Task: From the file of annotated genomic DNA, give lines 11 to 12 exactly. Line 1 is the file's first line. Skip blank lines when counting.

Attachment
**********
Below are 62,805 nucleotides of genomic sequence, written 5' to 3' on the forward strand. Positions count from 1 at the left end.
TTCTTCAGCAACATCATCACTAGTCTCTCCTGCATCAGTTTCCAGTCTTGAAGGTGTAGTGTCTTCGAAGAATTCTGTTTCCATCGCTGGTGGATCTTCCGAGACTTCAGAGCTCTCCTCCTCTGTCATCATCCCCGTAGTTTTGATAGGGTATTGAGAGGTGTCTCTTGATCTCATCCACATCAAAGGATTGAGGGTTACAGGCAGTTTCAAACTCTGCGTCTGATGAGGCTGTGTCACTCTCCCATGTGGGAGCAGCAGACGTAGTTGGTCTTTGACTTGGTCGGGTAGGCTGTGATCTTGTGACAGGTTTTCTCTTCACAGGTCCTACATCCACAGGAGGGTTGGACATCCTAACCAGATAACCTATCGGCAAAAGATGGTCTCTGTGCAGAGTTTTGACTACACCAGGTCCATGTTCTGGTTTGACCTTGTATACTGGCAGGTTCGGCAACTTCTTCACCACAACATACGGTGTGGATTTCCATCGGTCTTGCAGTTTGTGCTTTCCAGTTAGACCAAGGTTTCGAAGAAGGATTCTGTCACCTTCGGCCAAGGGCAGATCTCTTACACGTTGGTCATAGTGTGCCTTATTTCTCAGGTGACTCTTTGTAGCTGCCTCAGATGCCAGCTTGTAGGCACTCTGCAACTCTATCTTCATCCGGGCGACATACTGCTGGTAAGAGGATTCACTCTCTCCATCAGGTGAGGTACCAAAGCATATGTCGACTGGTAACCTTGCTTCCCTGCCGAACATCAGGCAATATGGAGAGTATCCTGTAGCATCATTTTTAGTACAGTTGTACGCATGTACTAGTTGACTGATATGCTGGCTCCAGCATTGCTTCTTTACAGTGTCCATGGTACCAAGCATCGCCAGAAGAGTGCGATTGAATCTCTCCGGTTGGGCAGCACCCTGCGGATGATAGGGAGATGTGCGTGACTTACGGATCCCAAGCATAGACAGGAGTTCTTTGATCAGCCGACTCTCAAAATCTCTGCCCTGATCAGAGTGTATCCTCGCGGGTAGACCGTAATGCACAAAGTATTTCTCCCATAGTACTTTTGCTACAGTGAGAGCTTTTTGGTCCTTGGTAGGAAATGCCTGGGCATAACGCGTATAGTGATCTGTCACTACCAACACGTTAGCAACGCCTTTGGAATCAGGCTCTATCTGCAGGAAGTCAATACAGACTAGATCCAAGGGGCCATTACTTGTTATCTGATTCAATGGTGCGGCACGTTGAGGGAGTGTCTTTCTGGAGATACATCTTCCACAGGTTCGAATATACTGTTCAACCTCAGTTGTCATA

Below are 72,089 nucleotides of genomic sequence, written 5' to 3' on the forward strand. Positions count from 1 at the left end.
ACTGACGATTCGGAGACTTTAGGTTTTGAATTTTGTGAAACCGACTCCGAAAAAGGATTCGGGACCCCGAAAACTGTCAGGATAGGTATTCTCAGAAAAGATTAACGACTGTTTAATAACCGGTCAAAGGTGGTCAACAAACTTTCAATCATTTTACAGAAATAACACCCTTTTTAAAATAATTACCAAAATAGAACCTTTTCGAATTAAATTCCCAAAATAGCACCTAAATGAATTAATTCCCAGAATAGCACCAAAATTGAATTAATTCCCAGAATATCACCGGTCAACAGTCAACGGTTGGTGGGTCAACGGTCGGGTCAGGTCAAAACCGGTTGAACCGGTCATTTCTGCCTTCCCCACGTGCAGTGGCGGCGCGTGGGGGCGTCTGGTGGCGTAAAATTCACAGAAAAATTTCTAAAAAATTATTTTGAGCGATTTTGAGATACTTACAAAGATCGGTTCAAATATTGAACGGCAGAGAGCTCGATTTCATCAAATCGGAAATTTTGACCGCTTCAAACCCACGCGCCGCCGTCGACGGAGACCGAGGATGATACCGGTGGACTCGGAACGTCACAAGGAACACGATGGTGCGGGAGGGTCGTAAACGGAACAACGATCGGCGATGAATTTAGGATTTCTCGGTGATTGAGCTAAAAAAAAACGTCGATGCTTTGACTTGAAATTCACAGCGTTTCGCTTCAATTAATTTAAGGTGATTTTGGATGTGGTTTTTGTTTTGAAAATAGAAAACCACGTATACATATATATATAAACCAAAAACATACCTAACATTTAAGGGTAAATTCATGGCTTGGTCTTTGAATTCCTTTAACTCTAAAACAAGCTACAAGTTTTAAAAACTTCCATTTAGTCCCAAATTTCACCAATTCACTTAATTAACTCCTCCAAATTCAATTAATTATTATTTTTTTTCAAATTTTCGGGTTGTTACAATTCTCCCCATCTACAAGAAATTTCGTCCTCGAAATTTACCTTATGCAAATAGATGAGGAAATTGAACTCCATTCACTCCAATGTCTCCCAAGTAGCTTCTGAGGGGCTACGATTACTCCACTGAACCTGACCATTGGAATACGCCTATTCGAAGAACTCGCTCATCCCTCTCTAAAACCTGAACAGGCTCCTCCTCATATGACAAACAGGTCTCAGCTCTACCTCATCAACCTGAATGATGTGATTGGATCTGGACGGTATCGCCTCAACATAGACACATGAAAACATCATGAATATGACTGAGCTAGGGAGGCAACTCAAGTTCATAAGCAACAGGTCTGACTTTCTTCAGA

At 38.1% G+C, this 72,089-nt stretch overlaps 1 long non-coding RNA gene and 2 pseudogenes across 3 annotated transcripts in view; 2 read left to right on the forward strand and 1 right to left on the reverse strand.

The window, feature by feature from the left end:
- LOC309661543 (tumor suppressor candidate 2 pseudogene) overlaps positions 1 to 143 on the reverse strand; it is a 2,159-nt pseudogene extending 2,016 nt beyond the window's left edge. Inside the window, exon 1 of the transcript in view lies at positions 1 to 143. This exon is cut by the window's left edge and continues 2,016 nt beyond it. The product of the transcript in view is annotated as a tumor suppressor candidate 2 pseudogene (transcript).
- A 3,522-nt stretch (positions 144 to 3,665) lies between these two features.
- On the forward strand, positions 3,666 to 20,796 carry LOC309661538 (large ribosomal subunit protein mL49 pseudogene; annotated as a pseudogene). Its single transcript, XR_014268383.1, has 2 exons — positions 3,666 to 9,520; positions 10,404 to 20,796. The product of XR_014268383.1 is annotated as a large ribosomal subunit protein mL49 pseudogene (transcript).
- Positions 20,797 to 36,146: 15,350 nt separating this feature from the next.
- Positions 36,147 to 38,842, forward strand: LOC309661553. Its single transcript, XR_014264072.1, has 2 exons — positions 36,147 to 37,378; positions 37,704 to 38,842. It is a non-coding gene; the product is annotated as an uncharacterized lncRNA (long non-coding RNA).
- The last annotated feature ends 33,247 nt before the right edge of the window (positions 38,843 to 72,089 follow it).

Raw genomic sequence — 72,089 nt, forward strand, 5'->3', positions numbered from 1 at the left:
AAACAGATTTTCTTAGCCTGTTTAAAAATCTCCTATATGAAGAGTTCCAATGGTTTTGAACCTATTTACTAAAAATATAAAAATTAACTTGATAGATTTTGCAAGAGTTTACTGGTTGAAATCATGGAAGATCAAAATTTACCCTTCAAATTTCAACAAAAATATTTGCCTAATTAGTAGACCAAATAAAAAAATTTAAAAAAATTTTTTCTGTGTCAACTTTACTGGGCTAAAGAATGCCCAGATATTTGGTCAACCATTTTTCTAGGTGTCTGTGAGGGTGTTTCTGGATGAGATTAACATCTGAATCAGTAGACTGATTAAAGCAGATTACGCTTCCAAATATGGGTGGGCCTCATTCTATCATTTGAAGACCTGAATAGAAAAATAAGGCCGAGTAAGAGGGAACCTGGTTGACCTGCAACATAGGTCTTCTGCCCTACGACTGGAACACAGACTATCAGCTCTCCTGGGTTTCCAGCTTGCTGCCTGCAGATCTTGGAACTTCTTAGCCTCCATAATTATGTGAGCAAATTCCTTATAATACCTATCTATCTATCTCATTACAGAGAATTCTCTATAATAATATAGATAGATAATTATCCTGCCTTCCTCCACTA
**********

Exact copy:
- Positions 36,147 to 38,842, forward strand: LOC309661553. Its single transcript, XR_014264072.1, has 2 exons — positions 36,147 to 37,378; positions 37,704 to 38,842. It is a non-coding gene; the product is annotated as an uncharacterized lncRNA (long non-coding RNA).
- The last annotated feature ends 33,247 nt before the right edge of the window (positions 38,843 to 72,089 follow it).